Project description: The Pagano Studio, which operated for most of the 20th century, was one of the largest photography studios in the country. Used by fashion magazines (it was one of the first studios to employ African-American models), by advertising agencies, and by the publishers of lurid true crime magazines, it contributed very much to the “look” of American culture in the mid-20th century. Destroyed by fire in the 1970s, the Pagano Studio left few archival records or historical traces. Henry examined newspapers, business directories, the records of photographic associations, fashion and photography magazines and a wide range of sources in piecing together the history of the Studio.

“The ARIA project primarily exposed me to research demands and methods that are almost never required or even suggested in my course work,” said Henry. “I had to consult historic news archives, hobby magazines, fashion catalogues, county clerk records, certificates of occupancy, photography catalogues, regional newspapers, advertising dailies. I learned a lot not only professionally – how to contact research networks, how to better use databases, how to organize materials – but intellectually, I gained an appreciation for cultural objects usually not considered in academic work, and the benefits they provide when piecing together a certain scholarly conception of cultural phenomena.”

Mist rises from the Atlantic ranges of the Panamanian Cordillera. Photo courtesy Daviken Studnicki-Gizbert

Prof. Daviken Studnicki-Gizbert, History

Laurianne St-Onge, Latin American and Caribbean Studies

Project description: Central Panama has been occupied by humans for over 11,000 years. It is also one of the first ‘hearth zones’ of Native agriculture in the Americas. Over the last 500 years it has been claimed and occupied by Spanish colonizers, English and French contrabandiers, Afro-Caribbean gold miners, and a range of indigenous peoples. It is a culturally complex territory and this has been reflected in the changes to the landscape over decades, centuries and millennia.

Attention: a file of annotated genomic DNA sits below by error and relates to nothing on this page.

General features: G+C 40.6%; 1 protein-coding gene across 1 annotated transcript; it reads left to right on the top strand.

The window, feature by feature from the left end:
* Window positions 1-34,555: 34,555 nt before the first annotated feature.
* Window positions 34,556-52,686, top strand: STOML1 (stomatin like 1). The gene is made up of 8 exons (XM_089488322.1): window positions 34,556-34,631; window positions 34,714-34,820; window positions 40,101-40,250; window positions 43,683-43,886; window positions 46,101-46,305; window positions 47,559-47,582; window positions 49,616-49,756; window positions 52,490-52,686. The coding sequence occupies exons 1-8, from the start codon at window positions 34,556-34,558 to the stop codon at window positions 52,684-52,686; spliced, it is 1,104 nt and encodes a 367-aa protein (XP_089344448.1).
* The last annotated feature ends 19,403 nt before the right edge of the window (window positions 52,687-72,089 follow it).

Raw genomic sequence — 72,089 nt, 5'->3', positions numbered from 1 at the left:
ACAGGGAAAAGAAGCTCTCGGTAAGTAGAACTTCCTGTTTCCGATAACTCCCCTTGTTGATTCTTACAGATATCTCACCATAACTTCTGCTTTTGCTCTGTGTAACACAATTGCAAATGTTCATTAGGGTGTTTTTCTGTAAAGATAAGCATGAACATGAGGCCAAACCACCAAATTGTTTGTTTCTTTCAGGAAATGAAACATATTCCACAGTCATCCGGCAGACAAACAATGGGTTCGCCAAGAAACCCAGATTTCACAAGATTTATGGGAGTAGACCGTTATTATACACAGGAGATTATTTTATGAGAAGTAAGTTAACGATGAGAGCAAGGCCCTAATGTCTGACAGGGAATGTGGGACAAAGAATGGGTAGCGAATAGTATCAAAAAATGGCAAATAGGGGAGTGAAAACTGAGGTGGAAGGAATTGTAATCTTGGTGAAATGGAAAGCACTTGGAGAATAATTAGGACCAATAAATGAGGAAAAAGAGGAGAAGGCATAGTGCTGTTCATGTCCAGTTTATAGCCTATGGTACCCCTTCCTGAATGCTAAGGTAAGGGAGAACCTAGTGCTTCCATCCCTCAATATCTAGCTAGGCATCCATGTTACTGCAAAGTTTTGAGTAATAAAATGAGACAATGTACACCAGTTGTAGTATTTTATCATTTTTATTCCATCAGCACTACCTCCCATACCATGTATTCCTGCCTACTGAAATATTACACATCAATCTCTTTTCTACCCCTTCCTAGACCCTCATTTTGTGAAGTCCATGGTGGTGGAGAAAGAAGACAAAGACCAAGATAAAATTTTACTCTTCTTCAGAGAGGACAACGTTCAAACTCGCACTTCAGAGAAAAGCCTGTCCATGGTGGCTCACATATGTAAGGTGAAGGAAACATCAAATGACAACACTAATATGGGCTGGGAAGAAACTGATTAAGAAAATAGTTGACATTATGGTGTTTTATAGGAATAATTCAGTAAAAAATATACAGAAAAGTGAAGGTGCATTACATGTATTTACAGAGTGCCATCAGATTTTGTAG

“Laurianne’s project consisted in mapping out the long-term dynamics of this landscape,” said Studnicki-Gizbert.

“One of her key findings is that human occupation has moved in and out of the area. This opens an important place in our analysis for natural ecosystem processes as historical actors in their own right. Her work also tracks fascinating stories of cultural change and recombination and how these were reflected in landscape dynamics.”

“Spending a summer researching mainly on the pre-Columbian and colonial periods in Panama definitely proved to be more entertaining than I thought it would be,” said St-Onge. “Mixing two different disciplines such as geography and history pushes back the limits of what one can do with a good research subject, the right sources, and creativity. I learned how to use two distinct perspectives at the same time, trying to make the best out of each.”

Tanya Bindra visited poor areas outside of Manila to better understand the conditions of unemployment, enderemployment and poverty that prompt nearly 4,000 Filipinos to leave the country each year.

Prof. Jill Hanley, School of Social Work

Tanya Bindra, International Development Studies and Women’s Studies

Project Description: The ARIA research focused on the processes through which migrant workers are recruited from the Philippines into the Canadian labour market via the placement agency system. Low-skill migrant workers are so often caught in precarious, unsafe and underpaid jobs, regardless of their previous professional experiences or whether they are documented or undocumented.Understanding the role of intermediate organizations such as placement and recruitment agencies is important in understanding the links between economic restructuring policies in the Philippines and the creation and transnational mobilization of large, cheap and exploitable pools of labour across borders.

“By working closely with community groups, social workers, and activist organizations, my research was directly informed by the demands, strategies and struggles of migrant workers and migrants without status,” said Bindra. “I was also able to grasp a broader understanding of migration policy formulation, development approaches and international human rights law, concluding my report with a series of policy recommendations aimed at producing a framework to better address the malpractices of private recruitment agencies. Ultimately, I was able to gain practical insight into understanding the ways academic research can be used to promote social justice and support international solidarity movements.”